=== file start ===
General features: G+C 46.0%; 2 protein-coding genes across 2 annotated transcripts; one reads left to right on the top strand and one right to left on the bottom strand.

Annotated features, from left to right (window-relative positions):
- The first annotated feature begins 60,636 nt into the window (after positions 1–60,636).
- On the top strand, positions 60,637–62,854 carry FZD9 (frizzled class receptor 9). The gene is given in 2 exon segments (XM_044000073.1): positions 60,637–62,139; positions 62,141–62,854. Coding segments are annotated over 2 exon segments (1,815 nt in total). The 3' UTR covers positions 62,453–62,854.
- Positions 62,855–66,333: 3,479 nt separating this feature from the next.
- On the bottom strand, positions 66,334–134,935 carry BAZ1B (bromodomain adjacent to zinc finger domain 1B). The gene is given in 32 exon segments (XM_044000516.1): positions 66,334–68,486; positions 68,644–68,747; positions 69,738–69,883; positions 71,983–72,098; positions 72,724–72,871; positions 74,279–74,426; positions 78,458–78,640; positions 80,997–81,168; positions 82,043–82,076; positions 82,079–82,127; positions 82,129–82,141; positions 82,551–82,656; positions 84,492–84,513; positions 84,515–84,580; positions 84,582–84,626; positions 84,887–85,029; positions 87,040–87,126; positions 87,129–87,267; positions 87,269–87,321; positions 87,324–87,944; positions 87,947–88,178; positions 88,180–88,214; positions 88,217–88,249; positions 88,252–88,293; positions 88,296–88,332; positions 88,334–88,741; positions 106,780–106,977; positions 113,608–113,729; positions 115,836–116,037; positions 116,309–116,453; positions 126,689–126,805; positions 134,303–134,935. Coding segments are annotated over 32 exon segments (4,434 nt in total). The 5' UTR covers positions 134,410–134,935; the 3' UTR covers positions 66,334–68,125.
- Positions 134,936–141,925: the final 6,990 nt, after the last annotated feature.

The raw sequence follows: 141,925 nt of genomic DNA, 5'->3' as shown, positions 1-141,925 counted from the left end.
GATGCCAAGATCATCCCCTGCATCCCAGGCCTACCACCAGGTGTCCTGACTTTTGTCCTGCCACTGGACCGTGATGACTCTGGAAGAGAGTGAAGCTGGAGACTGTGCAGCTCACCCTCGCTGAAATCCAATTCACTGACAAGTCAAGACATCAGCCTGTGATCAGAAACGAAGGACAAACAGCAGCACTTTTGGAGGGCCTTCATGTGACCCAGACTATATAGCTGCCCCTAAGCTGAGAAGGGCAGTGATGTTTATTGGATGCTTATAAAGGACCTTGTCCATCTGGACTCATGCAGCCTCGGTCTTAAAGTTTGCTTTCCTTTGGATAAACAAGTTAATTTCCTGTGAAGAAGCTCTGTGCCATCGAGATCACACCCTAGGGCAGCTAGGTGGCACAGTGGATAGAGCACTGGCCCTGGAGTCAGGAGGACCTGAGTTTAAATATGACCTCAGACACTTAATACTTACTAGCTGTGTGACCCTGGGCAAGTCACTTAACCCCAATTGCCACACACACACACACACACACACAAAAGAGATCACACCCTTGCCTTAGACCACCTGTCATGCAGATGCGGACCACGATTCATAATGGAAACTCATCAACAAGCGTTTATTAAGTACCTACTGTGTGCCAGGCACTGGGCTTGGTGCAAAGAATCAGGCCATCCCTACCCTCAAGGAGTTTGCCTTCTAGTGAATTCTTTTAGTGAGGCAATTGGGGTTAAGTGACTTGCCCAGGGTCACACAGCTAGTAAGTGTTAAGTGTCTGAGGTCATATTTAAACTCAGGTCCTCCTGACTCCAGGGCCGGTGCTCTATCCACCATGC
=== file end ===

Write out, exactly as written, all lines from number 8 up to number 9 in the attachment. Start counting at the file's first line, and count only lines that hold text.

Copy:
The raw sequence follows: 141,925 nt of genomic DNA, 5'->3' as shown, positions 1-141,925 counted from the left end.
GATGCCAAGATCATCCCCTGCATCCCAGGCCTACCACCAGGTGTCCTGACTTTTGTCCTGCCACTGGACCGTGATGACTCTGGAAGAGAGTGAAGCTGGAGACTGTGCAGCTCACCCTCGCTGAAATCCAATTCACTGACAAGTCAAGACATCAGCCTGTGATCAGAAACGAAGGACAAACAGCAGCACTTTTGGAGGGCCTTCATGTGACCCAGACTATATAGCTGCCCCTAAGCTGAGAAGGGCAGTGATGTTTATTGGATGCTTATAAAGGACCTTGTCCATCTGGACTCATGCAGCCTCGGTCTTAAAGTTTGCTTTCCTTTGGATAAACAAGTTAATTTCCTGTGAAGAAGCTCTGTGCCATCGAGATCACACCCTAGGGCAGCTAGGTGGCACAGTGGATAGAGCACTGGCCCTGGAGTCAGGAGGACCTGAGTTTAAATATGACCTCAGACACTTAATACTTACTAGCTGTGTGACCCTGGGCAAGTCACTTAACCCCAATTGCCACACACACACACACACACACACAAAAGAGATCACACCCTTGCCTTAGACCACCTGTCATGCAGATGCGGACCACGATTCATAATGGAAACTCATCAACAAGCGTTTATTAAGTACCTACTGTGTGCCAGGCACTGGGCTTGGTGCAAAGAATCAGGCCATCCCTACCCTCAAGGAGTTTGCCTTCTAGTGAATTCTTTTAGTGAGGCAATTGGGGTTAAGTGACTTGCCCAGGGTCACACAGCTAGTAAGTGTTAAGTGTCTGAGGTCATATTTAAACTCAGGTCCTCCTGACTCCAGGGCCGGTGCTCTATCCACCATGC